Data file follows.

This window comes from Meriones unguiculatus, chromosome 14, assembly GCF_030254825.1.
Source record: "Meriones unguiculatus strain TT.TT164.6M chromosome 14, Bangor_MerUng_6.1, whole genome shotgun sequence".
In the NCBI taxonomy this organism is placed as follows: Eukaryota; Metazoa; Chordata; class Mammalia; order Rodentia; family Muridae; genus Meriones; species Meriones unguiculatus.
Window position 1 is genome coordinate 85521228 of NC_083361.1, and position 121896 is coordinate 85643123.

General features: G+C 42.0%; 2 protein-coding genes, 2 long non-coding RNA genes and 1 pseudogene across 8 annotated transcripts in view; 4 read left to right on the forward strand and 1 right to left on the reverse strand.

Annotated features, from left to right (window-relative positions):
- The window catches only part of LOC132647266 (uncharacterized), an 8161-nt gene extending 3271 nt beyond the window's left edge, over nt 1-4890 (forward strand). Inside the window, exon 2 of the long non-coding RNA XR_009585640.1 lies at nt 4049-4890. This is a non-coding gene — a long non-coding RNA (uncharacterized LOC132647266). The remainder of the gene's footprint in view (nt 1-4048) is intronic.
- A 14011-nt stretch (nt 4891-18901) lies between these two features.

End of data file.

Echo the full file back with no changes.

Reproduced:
This window comes from Meriones unguiculatus, chromosome 14, assembly GCF_030254825.1.
Source record: "Meriones unguiculatus strain TT.TT164.6M chromosome 14, Bangor_MerUng_6.1, whole genome shotgun sequence".
In the NCBI taxonomy this organism is placed as follows: Eukaryota; Metazoa; Chordata; class Mammalia; order Rodentia; family Muridae; genus Meriones; species Meriones unguiculatus.
Window position 1 is genome coordinate 85521228 of NC_083361.1, and position 121896 is coordinate 85643123.

General features: G+C 42.0%; 2 protein-coding genes, 2 long non-coding RNA genes and 1 pseudogene across 8 annotated transcripts in view; 4 read left to right on the forward strand and 1 right to left on the reverse strand.

Annotated features, from left to right (window-relative positions):
- The window catches only part of LOC132647266 (uncharacterized), an 8161-nt gene extending 3271 nt beyond the window's left edge, over nt 1-4890 (forward strand). Inside the window, exon 2 of the long non-coding RNA XR_009585640.1 lies at nt 4049-4890. This is a non-coding gene — a long non-coding RNA (uncharacterized LOC132647266). The remainder of the gene's footprint in view (nt 1-4048) is intronic.
- A 14011-nt stretch (nt 4891-18901) lies between these two features.